1

Follow these basic steps to setup the virtual env

sudo pip install virtualenv virtualenvwrapper
sudo rm -rf ~/get-pip.py ~/.cache/pip

we need to update our ~/.bashrc

export WORKON_HOME=$HOME/.virtualenvs
source /usr/local/bin/virtualenvwrapper.sh

The ~/.bashrc file is simply a shell script that Bash runs whenever you launch a new terminal. You normally use this file to set various configurations. In this case, we are setting an environment variable called WORKON_HOME to point to the directory where our Python virtual environments live. We then load any necessary configurations from virtualenvwrapper .

To update your ~/.bashrc file simply use a standard text editor, nano is likely the easiest to operate. A more simple solution is to use the cat command and avoid editors entirely:

echo -e "\n# virtualenv and virtualenvwrapper" >> ~/.bashrc
echo "export WORKON_HOME=$HOME/.virtualenvs" >> ~/.bashrc
echo "source /usr/local/bin/virtualenvwrapper.sh" >> ~/.bashrc

After editing our ~/.bashrc file, we need to reload the changes:

source ~/.bashrc

Now that we have installed virtualenv and virtualenvwrapper , the next step is to actually create the Python virtual environment — we do this using the mkvirtualenv command.

mkvirtualenv YOURENV
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1

this works in ubuntu 18 and above (not tested in previous versions):

sudo apt install python3-virtualenv
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0

For me it was installed in this path (python 2.7 on MacOS): $HOME/Library/Python/2.7/bin

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0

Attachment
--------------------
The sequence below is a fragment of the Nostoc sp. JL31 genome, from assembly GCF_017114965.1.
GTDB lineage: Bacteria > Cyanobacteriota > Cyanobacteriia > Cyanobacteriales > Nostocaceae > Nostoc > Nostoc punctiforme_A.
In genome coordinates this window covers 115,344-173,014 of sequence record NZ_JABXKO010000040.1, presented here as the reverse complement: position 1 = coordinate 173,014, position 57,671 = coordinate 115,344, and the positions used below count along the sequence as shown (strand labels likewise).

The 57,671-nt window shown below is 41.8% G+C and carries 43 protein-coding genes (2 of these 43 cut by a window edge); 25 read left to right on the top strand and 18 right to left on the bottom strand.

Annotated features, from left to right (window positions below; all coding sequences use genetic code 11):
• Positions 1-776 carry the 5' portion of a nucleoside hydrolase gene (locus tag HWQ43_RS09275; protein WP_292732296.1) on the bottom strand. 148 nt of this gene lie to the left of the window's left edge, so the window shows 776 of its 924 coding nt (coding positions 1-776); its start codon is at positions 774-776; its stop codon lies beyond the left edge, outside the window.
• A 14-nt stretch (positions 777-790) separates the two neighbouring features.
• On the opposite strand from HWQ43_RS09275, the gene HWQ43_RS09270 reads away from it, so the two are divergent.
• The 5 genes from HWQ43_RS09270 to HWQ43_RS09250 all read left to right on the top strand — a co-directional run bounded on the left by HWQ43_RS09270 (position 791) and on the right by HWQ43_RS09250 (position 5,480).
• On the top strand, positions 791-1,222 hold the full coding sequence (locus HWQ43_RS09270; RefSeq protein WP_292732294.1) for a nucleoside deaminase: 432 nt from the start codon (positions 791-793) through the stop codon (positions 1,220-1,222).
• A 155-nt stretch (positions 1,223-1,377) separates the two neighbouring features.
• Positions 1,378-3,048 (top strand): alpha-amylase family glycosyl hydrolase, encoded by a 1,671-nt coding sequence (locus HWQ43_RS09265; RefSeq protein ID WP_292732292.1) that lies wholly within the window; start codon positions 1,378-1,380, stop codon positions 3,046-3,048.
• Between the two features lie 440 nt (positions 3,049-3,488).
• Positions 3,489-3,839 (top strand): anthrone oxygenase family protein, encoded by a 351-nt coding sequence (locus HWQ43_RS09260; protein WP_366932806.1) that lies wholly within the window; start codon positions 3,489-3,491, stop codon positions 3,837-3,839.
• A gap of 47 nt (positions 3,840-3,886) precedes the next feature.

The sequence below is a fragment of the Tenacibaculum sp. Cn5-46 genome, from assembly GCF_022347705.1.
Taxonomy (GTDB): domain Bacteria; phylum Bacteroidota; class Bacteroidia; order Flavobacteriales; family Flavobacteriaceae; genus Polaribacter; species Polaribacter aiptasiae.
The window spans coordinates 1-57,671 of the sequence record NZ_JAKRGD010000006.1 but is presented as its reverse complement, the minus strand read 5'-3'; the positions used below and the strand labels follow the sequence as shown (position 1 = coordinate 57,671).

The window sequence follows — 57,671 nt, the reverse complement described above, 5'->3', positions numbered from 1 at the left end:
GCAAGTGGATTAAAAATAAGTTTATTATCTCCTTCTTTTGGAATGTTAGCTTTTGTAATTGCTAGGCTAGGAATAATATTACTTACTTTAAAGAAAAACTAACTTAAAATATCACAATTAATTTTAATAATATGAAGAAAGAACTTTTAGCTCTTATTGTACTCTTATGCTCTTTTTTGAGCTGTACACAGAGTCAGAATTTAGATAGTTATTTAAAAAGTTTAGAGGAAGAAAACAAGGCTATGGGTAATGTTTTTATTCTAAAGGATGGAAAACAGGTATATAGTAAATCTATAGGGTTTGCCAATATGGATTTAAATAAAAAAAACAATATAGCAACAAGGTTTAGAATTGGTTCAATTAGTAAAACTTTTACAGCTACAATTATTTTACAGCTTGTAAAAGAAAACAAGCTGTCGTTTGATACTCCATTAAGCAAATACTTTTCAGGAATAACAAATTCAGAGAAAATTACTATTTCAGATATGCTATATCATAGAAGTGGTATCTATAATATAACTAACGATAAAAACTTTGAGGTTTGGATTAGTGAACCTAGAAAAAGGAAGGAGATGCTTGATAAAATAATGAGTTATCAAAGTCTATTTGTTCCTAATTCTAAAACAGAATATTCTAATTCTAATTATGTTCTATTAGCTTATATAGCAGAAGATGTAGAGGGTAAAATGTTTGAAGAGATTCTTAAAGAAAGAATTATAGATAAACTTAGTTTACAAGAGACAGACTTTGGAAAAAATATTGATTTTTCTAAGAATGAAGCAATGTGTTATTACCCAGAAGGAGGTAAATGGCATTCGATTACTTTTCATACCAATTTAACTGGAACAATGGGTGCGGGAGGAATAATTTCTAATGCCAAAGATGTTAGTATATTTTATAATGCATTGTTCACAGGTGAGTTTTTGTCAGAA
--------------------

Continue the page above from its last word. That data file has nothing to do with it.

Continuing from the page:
I'm doing Angela Yu's online iOS course and I was getting same problem plus also was getting permission denied error 13 when I was trying to run virtualenv --python=/{myPath} {newVirtualEnvName}

I solved it by:

  1. switching to sudo user sudo su
  2. navigating to my destination folder (where I want my new virtual env to live) ie. /Users/muUserName/Environments/
  3. run command python -m virtualenv python27 where python27 is a name of my new virtual environment
  4. above created folder pathon27 in my Environments folder, and then I was able to run source python27/bin/activate to start my virtualenv
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0

Simple answer is that if you are not a sudo user as I was not one.You need to add path of your bin folder (/home/myusername/.local/bin).So basically the command line searches in which of these path is the command which you have typed.

export PATH=/home/b18150/.local/bin:/usr/bin:/bin

here it will search in local/bin first then /usr/bin and then /bin.

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0

Found this solution and this worked perfectly for me.

sudo -H pip install virtualenv

The -H sets it to the HOME directory, which seems to be the issue for most people.

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-2
apt update
apt upgrade
apt install ufw python virtualenv git unzip pv

3 commands and everything working!

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  • The question is for mac OS, there is no apt – Matteo Sep 19 '19 at 7:22
-4
sudo apt-get install python-virtualenv
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  • 1
    Did you see that he was asking for Mac OSX? – Mariano Kamp Dec 20 '16 at 14:53